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  #40 (permalink)  
Old 01-01-2009, 11:49 AM
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Quote:
Originally Posted by T-bucket23
I have a friend who does failure testing for a living. He said under normal conditions those tanks will not explode, they will just fail. They actually did some tesing for Ingersol rand and every tank they tested, eventually failed at a weld and not were catastropic explosions. A rusted tank will just gently blow out usually.
I would not be concerned about it.


As I have already said they usually just spring a leak but the problem here is the word usually. The unfortunate fact is they can and do explode sometimes and the example Grouch provided the link to is a good example, also I have personally examined the results of two catastrophic explosions both of which caused heavy property damage and one one caused a disabling personal injury (the one involving the truck), both were caused by internal corrosion. Over the last 30 years or so I have seen several accident reports involving tank explosions at mine and construction sites and almost all of then was due to internal corrosion although a few of them were the result of physical damage or attempts at repair.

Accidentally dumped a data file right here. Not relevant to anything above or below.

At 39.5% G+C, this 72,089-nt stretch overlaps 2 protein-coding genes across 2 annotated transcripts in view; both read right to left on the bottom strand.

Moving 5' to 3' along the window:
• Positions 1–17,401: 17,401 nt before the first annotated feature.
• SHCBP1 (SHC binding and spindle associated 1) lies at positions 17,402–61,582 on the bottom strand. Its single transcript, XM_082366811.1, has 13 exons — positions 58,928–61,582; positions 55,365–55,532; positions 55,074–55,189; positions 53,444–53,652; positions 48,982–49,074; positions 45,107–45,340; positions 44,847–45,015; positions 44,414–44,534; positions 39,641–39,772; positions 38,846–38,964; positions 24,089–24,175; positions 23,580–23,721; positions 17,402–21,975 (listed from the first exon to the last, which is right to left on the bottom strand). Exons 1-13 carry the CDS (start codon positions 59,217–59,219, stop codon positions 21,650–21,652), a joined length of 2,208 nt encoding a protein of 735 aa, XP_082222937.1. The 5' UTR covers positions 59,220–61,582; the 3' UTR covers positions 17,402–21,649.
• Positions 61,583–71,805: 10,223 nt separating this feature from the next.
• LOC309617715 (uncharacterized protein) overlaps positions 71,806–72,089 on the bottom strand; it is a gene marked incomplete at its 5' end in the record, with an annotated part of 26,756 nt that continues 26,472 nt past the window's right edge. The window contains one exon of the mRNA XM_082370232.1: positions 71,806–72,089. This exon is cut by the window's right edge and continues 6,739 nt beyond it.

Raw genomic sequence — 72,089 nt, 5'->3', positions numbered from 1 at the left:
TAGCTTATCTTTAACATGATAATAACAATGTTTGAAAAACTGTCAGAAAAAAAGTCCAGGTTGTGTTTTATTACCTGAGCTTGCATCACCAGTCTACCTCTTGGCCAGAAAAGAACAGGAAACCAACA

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  #41 (permalink)  
Old 01-01-2009, 08:35 PM
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Quote:
Originally Posted by roger1
Well,

I inadvertently left the web browser open with this thread up and my wife started reading it. She said to me "What's this about old compressors blowing up?"
I hope you pointed out that it's the tank that could explode, under the right circumstances, not the compressor.


Quote:
Originally Posted by roger1
I think I could sell my old compressor by advertising in the local paper. I bet I could get $400 to $500 for it. Would this be an unethical thing to do? (That is, selling my problem to someone else.) Or, is it buyer beware as long as I am upfront about it's age? The compressor looks good, works perfectly and has a new motor and belts.
IMO, it would be wrong if you tried to conceal the reason for selling it. If I were going that route, I'd probably advertise the motor, compressor and the parts that go with them at the price you stated, then offer to give the buyer the tank with the warning about its age and possible hazard.

It still looks to me like you could keep that new motor, old compressor, and buy a cheapy new compressor + ASME tank and have a real good system for about half the price of a whole new one:
($350 new motor + ~$350 new tank w/dinky compressor)
versus
(($1400 to $2000) - ($400 to $500 back from old system, if sold)). Ok, I'll shut up now. It ain't my decision to make.
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  #42 (permalink)  
Old 01-01-2009, 08:41 PM
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Grouch,

The only thing I see negative is that a "cheap" compressor is usually rated at 135 psi. Mine is 175.
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  #43 (permalink)  
Old 01-01-2009, 09:28 PM
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Quote:
Originally Posted by roger1
Grouch,